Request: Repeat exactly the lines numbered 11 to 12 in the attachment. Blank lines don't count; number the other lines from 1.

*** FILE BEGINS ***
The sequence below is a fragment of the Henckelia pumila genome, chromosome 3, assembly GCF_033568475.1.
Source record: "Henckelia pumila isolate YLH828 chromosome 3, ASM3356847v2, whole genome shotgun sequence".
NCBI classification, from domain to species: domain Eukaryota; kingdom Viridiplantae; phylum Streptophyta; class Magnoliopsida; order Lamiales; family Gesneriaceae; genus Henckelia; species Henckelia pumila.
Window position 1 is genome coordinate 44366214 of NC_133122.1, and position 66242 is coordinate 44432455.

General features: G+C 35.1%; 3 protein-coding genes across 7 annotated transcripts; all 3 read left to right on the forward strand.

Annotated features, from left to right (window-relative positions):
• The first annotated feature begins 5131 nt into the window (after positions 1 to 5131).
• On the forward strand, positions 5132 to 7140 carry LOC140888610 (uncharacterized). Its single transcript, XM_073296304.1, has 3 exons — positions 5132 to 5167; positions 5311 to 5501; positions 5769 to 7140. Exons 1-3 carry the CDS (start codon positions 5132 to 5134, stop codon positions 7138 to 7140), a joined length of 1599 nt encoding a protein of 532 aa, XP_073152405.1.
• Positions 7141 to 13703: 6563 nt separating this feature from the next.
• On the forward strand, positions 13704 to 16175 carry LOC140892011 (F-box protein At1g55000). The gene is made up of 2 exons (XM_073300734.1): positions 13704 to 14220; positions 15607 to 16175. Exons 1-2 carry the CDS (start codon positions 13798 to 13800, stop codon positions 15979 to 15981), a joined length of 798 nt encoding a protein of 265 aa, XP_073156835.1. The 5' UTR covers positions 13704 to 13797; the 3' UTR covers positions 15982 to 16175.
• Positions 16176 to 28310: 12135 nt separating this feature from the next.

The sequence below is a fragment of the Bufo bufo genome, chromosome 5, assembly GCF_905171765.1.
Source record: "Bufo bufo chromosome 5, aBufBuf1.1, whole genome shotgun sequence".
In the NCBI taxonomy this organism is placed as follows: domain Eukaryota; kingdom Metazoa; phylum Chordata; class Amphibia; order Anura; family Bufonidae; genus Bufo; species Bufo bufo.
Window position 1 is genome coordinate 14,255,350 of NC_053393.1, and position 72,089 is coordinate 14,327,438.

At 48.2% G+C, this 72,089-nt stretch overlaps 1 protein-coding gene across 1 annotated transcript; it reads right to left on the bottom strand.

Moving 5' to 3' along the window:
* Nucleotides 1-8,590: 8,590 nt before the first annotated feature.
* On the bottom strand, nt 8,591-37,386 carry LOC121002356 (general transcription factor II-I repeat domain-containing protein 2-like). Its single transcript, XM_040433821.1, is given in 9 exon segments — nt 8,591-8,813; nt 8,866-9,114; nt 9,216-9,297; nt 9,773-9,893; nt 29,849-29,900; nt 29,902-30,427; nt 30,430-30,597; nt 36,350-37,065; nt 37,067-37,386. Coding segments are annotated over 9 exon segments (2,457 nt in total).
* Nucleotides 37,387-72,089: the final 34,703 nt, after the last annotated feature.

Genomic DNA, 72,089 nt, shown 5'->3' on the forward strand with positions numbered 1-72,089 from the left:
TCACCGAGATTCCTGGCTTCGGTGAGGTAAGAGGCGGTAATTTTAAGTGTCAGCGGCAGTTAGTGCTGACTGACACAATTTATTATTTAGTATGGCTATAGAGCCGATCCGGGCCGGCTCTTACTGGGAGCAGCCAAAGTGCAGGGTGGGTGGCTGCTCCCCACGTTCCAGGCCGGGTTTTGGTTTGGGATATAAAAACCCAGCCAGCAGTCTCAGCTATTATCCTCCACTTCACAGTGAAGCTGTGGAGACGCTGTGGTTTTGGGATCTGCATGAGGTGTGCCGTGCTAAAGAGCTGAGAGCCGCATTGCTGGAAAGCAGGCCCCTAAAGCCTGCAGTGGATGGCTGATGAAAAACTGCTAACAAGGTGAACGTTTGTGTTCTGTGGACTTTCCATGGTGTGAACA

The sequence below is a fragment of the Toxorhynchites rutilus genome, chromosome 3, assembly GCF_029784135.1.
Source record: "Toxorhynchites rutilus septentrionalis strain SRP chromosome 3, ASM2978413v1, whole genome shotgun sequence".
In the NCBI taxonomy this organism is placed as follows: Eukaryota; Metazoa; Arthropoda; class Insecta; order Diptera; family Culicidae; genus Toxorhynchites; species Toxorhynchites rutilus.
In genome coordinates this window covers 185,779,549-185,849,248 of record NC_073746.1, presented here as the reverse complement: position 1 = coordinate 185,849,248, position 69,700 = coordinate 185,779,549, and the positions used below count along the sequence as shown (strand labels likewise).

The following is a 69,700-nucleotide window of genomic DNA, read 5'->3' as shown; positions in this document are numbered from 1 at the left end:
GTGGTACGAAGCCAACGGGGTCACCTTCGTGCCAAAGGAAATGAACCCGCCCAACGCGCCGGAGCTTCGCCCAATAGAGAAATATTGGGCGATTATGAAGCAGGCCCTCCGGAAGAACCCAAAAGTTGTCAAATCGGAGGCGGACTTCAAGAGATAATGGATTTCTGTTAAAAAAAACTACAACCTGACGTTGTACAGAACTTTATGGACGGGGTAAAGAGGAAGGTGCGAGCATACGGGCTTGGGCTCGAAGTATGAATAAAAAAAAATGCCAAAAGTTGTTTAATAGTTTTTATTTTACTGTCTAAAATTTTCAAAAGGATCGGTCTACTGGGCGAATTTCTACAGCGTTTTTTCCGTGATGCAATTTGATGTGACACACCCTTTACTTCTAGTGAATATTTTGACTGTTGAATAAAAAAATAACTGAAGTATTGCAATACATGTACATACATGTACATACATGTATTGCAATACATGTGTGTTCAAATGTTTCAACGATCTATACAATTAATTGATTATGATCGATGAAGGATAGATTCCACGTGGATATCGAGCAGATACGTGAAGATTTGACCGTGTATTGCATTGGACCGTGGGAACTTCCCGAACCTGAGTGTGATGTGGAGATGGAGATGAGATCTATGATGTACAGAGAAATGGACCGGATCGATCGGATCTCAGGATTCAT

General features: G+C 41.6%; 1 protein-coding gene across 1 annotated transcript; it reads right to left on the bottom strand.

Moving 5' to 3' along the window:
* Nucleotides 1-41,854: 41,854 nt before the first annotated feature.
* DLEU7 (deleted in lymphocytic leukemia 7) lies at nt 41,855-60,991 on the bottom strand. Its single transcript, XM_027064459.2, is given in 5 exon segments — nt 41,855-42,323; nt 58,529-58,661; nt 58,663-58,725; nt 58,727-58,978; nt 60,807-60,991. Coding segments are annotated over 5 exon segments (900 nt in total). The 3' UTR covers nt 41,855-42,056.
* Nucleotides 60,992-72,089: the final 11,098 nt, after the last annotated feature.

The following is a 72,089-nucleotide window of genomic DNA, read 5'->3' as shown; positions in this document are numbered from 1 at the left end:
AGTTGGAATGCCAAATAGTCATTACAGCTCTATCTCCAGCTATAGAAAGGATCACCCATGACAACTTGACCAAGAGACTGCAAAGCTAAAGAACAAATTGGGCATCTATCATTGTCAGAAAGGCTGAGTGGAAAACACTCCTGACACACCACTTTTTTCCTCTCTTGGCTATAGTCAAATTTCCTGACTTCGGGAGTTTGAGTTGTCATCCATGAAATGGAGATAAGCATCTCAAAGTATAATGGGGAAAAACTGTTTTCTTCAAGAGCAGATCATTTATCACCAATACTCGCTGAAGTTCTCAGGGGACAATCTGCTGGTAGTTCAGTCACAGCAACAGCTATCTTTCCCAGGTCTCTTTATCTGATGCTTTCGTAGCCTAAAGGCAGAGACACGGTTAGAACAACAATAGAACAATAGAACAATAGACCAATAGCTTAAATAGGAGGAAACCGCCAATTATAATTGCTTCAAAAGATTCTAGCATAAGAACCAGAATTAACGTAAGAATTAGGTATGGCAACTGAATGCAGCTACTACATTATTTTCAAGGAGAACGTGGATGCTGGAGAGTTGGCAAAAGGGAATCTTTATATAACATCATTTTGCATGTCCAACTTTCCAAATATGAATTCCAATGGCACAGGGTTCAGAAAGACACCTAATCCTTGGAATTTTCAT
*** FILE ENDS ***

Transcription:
• Positions 16176 to 28310: 12135 nt separating this feature from the next.

The sequence below is a fragment of the Bufo bufo genome, chromosome 5, assembly GCF_905171765.1.